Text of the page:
What is Azure Network Virtual Appliance (NVA)?
Learning Center | Cloud Security | What is Azure Network Virtual Appliance (NVA)?
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What is Azure Network Virtual Appliance (NVA)?
Azure Network Virtual Appliance (NVA)
Azure network virtual appliance is used in the Azure application to enhance high availability. It is used as an advanced level of control over traffic flows, such as when building a demilitarized zone (DMZ) in the cloud.
In the above architecture, the network virtual appliance sits in a DMZ and checks all incoming and outgoing traffic and only allowing network traffic that meets the set rules hence providing a secure network boundary. However, if the Network virtual appliance fails there is no other path of network path available
Network Appliance Vendor Ecosystem
Microsoft Azure supports a large ecosystem of third-party network device providers. These vendor appliances are available in Azure Marketplace as VM images that you can easily deploy. This facilitates migration to Azure and allows companies to continue using the skills already acquired by the team.
The following are the vendors of NVA
Citrix, Palo Alto Networks, Cisco and Fortinet among others
Ingress with layer 7 NVAs
The following figure illustrates a high availability architecture that implements an entry demilitarized zone behind an Internet-facing load balancer. This architecture is designed to provide connectivity to Azure workloads for layer 7 traffic, such as HTTP or HTTPS
The advantage of this architecture is that all NVAs are active and in case of failure, the load balancer directs the network traffic to the other NVA. Both NVAs route traffic to the internal load balancer so that as long as an AVN is active, the traffic continues to flow. The AVNs must terminate the SSL traffic destined for Web-level virtual machines. These NVAs cannot be expanded to handle on-site traffic because the on-site traffic requires another dedicated set of NVAs with their own network routes.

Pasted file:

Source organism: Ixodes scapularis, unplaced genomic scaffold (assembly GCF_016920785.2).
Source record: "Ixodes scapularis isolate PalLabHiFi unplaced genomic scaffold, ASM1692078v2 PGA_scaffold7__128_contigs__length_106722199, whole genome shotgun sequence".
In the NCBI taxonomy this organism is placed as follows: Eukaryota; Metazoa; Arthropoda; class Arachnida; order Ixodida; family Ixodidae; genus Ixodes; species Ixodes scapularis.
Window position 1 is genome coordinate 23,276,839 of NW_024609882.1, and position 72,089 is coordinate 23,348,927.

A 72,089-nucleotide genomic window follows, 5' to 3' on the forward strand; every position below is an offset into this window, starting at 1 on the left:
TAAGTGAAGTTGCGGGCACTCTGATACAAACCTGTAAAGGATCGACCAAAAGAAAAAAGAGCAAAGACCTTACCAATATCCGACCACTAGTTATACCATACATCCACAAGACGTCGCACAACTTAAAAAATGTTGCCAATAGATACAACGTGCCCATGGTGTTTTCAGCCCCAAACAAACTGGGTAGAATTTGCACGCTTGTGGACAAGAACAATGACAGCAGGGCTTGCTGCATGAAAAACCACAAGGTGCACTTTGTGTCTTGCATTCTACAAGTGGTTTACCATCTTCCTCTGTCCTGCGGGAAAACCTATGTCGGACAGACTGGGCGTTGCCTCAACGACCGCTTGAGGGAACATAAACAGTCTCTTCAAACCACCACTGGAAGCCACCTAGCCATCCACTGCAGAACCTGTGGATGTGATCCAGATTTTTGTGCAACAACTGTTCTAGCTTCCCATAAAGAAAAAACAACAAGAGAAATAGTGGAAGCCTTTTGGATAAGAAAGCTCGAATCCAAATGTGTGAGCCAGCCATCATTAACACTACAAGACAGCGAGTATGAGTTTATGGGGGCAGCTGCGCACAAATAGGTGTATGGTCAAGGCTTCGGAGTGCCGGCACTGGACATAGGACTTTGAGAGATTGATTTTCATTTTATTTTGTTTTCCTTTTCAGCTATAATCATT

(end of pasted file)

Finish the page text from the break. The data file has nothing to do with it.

Egress with layer 7 NVAs
An egress provides high availability of the Network virtual appliances in the Demilitarized Zone (DMZ) for layer 7 packets namely the HTTP and HTTPS. The egress DMZ deals with requests coming from the azure workload.
In this architecture, all traffic from Azure is routed to an internal load balancer. The load balancer distributes outgoing requests between a set of NVAs. These NVAs direct traffic to the Internet using their individual public IP addresses.
Ingress-egress with layer 7 NVAs
The following architecture combines both the ingress and egress in the creation of the DMZ for layer 7 traffic.
The NVAs process incoming requests from the application gateway. The NVAs also process the outgoing requests from the workload virtual machines in the main pool of the load balancer. Because incoming traffic is routed with an application gateway and outbound traffic is routed with a load balancer, the NVAs are responsible for handling session affinity. In other words, the application gateway manages to map incoming and outgoing requests in order to be able to transmit the correct response to the originating requester. However, the internal load balancer does not have access to application gateway mappings and uses its own logic to send responses to the NVA. The load balancer might send a response to an NVA that did not initially receive the request from the application gateway. In this case, the AVNs must communicate and transfer the response between them so that the correct AVN can transmit the response to the application gateway.